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. 2008 Nov;10(11):1324-32.
doi: 10.1038/ncb1791. Epub 2008 Oct 5.

Formation of Stress Granules Inhibits Apoptosis by Suppressing Stress-Responsive MAPK Pathways

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Formation of Stress Granules Inhibits Apoptosis by Suppressing Stress-Responsive MAPK Pathways

Kyoko Arimoto et al. Nat Cell Biol. .

Abstract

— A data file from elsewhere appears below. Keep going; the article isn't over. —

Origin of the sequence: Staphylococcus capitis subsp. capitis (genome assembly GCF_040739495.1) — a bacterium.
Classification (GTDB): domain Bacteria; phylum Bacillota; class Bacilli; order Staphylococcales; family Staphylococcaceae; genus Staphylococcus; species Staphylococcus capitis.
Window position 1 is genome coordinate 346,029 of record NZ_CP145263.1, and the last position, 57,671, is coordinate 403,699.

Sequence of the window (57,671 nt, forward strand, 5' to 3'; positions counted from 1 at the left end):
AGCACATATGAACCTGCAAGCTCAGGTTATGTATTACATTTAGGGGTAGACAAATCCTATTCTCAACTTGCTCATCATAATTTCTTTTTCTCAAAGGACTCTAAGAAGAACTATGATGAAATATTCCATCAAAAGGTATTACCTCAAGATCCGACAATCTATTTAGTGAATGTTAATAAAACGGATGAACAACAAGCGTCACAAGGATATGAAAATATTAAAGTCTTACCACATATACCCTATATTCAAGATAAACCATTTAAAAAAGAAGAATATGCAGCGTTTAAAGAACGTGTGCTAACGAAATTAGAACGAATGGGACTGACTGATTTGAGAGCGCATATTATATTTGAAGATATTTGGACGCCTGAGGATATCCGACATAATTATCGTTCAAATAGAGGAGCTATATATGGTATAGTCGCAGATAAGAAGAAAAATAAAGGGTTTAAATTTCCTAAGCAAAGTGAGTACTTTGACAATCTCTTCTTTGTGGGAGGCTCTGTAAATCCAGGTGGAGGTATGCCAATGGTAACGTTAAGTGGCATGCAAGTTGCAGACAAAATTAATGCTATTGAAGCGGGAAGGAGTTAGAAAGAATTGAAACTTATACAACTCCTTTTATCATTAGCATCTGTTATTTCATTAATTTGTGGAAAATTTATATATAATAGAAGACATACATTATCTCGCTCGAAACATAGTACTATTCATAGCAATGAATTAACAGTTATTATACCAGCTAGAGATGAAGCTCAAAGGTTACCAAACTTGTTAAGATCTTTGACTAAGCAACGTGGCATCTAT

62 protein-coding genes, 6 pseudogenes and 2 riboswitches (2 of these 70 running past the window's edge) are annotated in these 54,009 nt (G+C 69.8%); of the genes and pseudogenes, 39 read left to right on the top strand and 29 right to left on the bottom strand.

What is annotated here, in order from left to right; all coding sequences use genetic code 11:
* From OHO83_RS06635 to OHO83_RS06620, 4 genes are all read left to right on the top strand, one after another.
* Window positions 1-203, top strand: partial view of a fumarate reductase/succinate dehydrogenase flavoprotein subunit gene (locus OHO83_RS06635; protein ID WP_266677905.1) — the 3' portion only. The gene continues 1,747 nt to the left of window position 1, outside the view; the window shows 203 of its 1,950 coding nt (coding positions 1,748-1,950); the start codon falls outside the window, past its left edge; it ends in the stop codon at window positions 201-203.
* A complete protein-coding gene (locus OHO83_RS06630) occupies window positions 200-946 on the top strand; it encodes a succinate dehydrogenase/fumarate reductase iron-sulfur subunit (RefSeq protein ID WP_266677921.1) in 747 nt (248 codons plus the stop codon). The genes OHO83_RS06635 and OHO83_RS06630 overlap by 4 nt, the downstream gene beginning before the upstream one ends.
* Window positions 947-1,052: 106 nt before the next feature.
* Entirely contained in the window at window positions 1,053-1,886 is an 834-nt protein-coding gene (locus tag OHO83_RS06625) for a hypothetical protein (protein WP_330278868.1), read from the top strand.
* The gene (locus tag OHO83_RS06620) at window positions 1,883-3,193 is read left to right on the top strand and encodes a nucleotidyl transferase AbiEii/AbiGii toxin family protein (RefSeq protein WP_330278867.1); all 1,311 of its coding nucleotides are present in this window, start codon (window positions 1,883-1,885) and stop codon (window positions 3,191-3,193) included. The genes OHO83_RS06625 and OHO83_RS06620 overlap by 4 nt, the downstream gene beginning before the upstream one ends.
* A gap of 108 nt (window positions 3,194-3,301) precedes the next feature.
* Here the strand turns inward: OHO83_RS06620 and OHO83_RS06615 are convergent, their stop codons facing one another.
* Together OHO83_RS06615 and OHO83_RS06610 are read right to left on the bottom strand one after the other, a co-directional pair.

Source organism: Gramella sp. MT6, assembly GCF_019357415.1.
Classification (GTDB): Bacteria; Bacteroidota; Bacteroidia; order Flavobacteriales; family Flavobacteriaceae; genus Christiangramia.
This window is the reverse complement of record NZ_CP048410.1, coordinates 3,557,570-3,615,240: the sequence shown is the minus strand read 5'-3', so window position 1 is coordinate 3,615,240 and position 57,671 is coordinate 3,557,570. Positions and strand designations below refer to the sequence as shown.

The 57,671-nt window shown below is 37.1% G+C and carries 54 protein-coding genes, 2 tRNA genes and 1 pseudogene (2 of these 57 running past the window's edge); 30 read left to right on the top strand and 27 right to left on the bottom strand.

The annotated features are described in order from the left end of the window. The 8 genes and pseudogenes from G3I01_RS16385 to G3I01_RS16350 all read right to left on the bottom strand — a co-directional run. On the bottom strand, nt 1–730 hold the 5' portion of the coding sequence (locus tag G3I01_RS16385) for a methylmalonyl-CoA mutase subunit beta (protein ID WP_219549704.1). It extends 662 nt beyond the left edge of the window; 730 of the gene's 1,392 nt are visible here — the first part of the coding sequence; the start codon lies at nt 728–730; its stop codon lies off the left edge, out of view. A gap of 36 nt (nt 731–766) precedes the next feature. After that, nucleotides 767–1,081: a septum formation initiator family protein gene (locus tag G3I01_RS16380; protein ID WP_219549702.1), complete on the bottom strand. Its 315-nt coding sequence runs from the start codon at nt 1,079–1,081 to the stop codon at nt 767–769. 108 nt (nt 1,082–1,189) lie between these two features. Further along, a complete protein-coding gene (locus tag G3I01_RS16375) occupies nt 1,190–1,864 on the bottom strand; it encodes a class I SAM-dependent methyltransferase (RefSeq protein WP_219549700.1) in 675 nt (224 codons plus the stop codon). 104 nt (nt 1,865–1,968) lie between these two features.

When confronted with environmental stress, cells either activate defence mechanisms to survive, or initiate apoptosis, depending on the type of stress. Certain types of stress, such as hypoxia, heatshock and arsenite (type 1 stress), induce cells to assemble cytoplasmic stress granules (SGs), a major adaptive defence mechanism. SGs are multimolecular aggregates of stalled translation pre-initiation complexes that prevent the accumulation of mis-folded proteins. Type 2 stress, which includes X-rays and genotoxic drugs, induce apoptosis through the stress-activated p38 and JNK MAPK (SAPK) pathways. A functional relationship between the SG and SAPK responses is unknown. Here, we report that SG formation negatively regulates the SAPK apoptotic response, and that the signalling scaffold protein RACK1 functions as a mediator between the two responses. RACK1 binds to the stress-responsive MTK1 MAPKKK and facilitates its activation by type 2 stress; however, under conditions of type 1 stress, RACK1 is sequestered into SGs. Thus, type 1 conditions suppress activation of the MTK1-SAPK pathway and apoptosis induced by type 2 stress. These findings may be relevant to the problem of hypoxia-induced resistance to cancer chemotherapy.

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